That’s all for now; criticism is welcome.

Full disclosure: Long HCC , TRV

PS — I will be gone the next three days, and posting will be irregular, as it has been recently.

By: alephblog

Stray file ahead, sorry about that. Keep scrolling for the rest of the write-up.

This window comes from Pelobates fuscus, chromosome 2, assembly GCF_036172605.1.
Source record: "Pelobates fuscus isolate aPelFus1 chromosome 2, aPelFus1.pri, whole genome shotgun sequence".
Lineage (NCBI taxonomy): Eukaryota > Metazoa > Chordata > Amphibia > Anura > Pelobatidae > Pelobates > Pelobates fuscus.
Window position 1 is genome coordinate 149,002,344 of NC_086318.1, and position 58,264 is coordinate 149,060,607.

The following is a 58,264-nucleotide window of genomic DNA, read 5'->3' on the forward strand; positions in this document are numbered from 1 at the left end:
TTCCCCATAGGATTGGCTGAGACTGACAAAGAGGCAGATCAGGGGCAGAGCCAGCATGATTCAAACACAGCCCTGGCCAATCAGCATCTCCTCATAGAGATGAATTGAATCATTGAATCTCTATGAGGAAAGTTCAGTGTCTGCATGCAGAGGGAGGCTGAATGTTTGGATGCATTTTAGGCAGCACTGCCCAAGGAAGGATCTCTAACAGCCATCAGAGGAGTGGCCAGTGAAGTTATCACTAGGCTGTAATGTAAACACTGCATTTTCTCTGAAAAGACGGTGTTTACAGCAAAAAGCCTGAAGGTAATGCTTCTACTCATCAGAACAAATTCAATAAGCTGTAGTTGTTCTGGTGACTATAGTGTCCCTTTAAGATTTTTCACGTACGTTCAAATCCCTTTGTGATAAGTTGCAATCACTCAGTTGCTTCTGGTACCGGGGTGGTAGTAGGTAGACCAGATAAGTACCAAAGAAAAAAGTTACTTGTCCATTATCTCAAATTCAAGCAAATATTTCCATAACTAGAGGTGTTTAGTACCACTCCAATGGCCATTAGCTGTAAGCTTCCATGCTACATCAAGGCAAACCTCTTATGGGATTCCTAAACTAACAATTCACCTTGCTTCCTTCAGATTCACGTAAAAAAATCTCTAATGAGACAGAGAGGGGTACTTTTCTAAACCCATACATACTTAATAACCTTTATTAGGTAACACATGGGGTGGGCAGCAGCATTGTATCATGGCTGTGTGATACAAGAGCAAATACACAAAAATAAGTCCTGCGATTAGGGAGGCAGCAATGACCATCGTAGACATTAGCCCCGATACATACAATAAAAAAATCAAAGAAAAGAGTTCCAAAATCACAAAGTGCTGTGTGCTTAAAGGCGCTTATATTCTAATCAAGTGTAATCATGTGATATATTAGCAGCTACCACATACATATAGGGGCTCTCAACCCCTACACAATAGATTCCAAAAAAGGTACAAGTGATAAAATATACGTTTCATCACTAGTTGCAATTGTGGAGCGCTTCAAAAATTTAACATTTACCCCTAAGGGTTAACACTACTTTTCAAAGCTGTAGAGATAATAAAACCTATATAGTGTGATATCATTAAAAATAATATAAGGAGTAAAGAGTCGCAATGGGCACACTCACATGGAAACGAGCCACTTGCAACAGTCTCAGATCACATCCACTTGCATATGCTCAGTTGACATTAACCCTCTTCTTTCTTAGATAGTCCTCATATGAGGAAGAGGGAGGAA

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David J. Merkel, CFA, FSA — 2010-present, I am working on setting up my own equity asset management shop, tentatively called Aleph Investments. It is possible that I might do a joint venture with someone else if we can do more together than separately. From 2008-2010, I was the Chief Economist and Director of Research of Finacorp Securities. I did a many things for Finacorp, mainly research and analysis on a wide variety of fixed income and equity securities, and trading strategies. Until 2007, I was a senior investment analyst at Hovde Capital, responsible for analysis and valuation of investment opportunities for the FIP funds, particularly of companies in the insurance industry. I also managed the internal profit sharing and charitable endowment monies of the firm. From 2003-2007, I was a leading commentator at the investment website RealMoney.com. Back in 2003, after several years of correspondence, James Cramer invited me to write for the site, and I wrote for RealMoney on equity and bond portfolio management, macroeconomics, derivatives, quantitative strategies, insurance issues, corporate governance, etc. My specialty is looking at the interlinkages in the markets in order to understand individual markets better. I no longer contribute to RealMoney; I scaled it back because my work duties have gotten larger, and I began this blog to develop a distinct voice with a wider distribution. After three-plus year of operation, I believe I have achieved that. Prior to joining Hovde in 2003, I managed corporate bonds for Dwight Asset Management. In 1998, I joined the Mount Washington Investment Group as the Mortgage Bond and Asset Liability manager after working with Provident Mutual, AIG and Pacific Standard Life. My background as a life actuary has given me a different perspective on investing. How do you earn money without taking undue risk? How do you convey ideas about investing while showing a proper level of uncertainty on the likelihood of success? How do the various markets fit together, telling us us a broader story than any single piece? These are the themes that I will deal with in this blog. I hold bachelor’s and master’s degrees from Johns Hopkins University. In my spare time, I take care of our eight children with my wonderful wife Ruth.